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Stocks Rise on Earnings, Deaths of Hussein's Sons

Wall Street regains its positive footing as news soothes fears that unrest in Iraq could hinder the economic recovery.

July 23, 2003|From Times Staff and Wire Reports

Stocks got a boost Tuesday from solid earnings from companies including Texas Instruments and from news that Saddam Hussein's two sons were killed in a firefight with U.S. troops in Iraq.

The market climbed out of negative territory in late morning trading on reports, later confirmed by the U.S. military, that Hussein's sons Uday and Qusay might have been killed. The news soothed fears that the persistent unrest in Iraq could hinder the fragile U.S. economic recovery.

"People were just concerned that it's costing us quite a bit in money and in lives -- a lot more than people were expecting after it was officially declared over," said Owen Fitzpatrick, head of the U.S. equity group at Deutsche Bank Private Banking. "This type of news we had today doesn't put an end to it, but it lessens the perception that this thing will drag on."

The Dow Jones industrial average rose 61.76 points, or 0.7%, to 9,158.45, while the broader Standard & Poor's 500 index gained 9.31 points, or 1%, to 988.11. The technology-laced Nasdaq composite index rose 24.69 points, or 1.5%, to 1,706.10.

Winners led losers by 7 to 5 on the New York Stock Exchange and by 2 to 1 on Nasdaq as trading volume picked up from Monday's low levels.

Besides earnings and the news from Iraq, traders also pointed to the fact that the market's recent stumble was luring bargain hunters, and that the S&P 500's ability to hold above the technically significant 975 mark gave investors further confidence. "It's a combination of things: a technical bounce, decent earnings in the tech space and decent earnings in the financial sector," said David Memmott, head of listed block trading at Morgan Stanley. "You've had four out of the past five days down ... and we're just seeing a bit of a snapback."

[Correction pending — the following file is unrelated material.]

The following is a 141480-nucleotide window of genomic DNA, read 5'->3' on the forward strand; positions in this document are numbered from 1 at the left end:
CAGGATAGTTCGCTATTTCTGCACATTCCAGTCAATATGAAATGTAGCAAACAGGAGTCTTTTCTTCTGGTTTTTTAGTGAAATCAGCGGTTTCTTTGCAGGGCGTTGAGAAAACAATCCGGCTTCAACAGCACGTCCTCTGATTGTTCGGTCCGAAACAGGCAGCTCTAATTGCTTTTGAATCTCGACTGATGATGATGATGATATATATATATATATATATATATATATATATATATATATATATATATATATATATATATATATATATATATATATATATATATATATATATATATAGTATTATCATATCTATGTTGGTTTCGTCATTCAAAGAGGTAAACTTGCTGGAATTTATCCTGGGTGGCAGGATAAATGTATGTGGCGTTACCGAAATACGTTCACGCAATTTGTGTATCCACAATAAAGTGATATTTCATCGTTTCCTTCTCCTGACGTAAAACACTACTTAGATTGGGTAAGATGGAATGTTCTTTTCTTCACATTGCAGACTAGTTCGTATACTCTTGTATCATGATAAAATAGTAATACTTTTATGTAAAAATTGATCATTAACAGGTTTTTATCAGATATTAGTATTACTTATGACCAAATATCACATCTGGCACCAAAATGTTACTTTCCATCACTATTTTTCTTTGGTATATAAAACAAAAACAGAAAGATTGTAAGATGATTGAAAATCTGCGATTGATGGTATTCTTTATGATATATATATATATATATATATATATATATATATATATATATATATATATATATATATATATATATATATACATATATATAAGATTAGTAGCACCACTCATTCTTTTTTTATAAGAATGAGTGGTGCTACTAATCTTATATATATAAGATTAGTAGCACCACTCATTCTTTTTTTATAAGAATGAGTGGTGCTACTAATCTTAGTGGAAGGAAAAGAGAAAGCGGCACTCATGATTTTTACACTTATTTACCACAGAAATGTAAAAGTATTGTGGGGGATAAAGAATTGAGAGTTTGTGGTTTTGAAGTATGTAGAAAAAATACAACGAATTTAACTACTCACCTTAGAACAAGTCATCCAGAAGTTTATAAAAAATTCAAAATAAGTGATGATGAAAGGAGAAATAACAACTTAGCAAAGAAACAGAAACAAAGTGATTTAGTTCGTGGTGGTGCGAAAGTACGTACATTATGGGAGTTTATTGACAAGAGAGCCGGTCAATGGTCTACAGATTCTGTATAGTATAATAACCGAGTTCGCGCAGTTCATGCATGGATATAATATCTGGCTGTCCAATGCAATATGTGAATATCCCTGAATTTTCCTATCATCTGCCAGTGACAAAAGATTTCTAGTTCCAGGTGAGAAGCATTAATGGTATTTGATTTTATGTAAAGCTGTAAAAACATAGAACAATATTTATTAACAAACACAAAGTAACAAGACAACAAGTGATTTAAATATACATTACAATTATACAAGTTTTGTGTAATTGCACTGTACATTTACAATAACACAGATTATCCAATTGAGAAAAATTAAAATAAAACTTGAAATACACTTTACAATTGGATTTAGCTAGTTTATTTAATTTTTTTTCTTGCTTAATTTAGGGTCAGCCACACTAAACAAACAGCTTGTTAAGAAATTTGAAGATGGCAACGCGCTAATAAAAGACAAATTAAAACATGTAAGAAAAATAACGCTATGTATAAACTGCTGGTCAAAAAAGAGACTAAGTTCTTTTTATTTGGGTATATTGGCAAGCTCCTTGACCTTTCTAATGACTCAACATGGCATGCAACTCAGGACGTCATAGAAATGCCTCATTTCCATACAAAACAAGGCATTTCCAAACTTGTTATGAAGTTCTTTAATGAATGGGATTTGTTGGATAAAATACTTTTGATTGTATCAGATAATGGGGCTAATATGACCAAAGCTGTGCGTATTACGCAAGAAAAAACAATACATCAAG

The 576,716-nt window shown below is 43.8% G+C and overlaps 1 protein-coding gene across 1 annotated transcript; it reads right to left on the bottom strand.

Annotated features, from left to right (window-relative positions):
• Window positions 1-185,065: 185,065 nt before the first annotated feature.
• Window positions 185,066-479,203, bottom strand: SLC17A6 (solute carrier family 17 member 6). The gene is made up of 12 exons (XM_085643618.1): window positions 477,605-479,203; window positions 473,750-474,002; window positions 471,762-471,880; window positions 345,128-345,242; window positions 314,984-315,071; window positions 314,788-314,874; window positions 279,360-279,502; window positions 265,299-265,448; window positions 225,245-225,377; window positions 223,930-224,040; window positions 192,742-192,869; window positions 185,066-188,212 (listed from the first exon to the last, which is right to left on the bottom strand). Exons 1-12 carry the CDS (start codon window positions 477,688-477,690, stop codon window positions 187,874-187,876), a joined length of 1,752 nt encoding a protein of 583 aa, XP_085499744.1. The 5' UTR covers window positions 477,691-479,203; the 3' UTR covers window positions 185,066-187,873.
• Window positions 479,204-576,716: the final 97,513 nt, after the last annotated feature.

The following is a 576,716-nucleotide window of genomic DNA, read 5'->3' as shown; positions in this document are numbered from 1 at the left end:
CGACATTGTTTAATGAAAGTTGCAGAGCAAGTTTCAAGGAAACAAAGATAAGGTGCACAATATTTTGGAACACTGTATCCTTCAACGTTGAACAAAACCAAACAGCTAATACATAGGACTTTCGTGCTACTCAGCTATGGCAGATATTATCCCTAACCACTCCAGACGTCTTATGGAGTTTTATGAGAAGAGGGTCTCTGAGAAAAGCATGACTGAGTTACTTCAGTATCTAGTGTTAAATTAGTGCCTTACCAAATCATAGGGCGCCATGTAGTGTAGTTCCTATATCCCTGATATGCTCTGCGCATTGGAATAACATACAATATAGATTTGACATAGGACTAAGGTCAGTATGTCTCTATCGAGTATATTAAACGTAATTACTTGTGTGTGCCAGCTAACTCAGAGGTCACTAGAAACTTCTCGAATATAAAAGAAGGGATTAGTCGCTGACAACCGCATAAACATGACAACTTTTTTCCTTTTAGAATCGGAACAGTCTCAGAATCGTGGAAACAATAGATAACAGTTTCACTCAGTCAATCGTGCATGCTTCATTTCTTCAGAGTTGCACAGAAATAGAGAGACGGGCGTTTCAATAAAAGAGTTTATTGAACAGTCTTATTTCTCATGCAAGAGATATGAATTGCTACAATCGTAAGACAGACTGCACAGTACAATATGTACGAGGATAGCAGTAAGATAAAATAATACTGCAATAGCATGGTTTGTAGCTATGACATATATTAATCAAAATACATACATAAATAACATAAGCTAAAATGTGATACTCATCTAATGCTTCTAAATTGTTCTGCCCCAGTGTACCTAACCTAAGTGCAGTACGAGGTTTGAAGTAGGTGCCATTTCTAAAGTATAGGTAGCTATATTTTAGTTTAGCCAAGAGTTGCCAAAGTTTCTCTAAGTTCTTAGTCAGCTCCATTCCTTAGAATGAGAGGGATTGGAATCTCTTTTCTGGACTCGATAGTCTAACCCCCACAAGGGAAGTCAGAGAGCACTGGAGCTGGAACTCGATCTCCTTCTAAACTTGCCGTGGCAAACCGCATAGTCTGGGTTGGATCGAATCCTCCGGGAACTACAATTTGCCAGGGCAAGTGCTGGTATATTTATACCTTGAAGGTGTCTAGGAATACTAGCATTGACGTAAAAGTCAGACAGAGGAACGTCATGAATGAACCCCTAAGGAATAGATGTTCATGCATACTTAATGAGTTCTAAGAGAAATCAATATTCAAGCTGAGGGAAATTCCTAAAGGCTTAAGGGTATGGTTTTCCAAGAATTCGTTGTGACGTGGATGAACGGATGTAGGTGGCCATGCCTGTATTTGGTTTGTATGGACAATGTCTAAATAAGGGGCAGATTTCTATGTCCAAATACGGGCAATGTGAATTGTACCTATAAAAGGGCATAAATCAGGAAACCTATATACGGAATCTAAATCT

The bond market, after a string of stormy sessions that saw the yield on the benchmark 10-year Treasury note surge more than a percentage point, stabilized a bit. The 10-year T-note yield slipped to 4.12% from Monday's close of 4.21%.

After bidding up stocks for the last four months, investors are scrutinizing companies' results and outlooks for signs that an economic upswing is firmly underway, analysts say.

Texas Instruments, the No. 1 maker of semiconductors for mobile phones, rose $1.37 to $19.25 after it reported quarterly sales and earnings that topped its lowered outlook from a month ago, helped by a recovery in wireless sales.

In other highlights:

* Semiconductor equipment stocks were among the big gainers of the day after Lehman Bros. raised its rating on a number of the sector's stocks. Applied Materials rose 89 cents to $18.76, Novellus Systems gained $1.76 to $36.31 and Lam Research added $1.05 to $21.34.

* A 5% drop in oil prices depressed the Amex index of oilfield services stocks, which fell almost 2%. BJ Services lost $1.25 to $36.89, Tidewater fell 99 cents to $26.93 and Nabors Industries slid 88 cents to $37.50.

* Newhall Land jumped $5.43 to $38.83, one day after Lennar and LNR Property agreed to buy the Southland real estate company for $40.50 a share. Lennar gained $2.04 to $68.50 and LNR rose 9 cents to $39.05.

* Eastman Kodak sank 81 cents to $24.59, its lowest price since the 1980s, after the company agreed to spend $500 million in cash to buy a maker of medical imaging systems. Some analysts said the deal could jeopardize Kodak's ability to maintain its dividend.

* Mentor rose 49 cents to $19.65. The Santa Barbara-based maker of medical implants said it would move its stock from Nasdaq to the New York Stock Exchange on Aug. 5.

Market Roundup, C6-7

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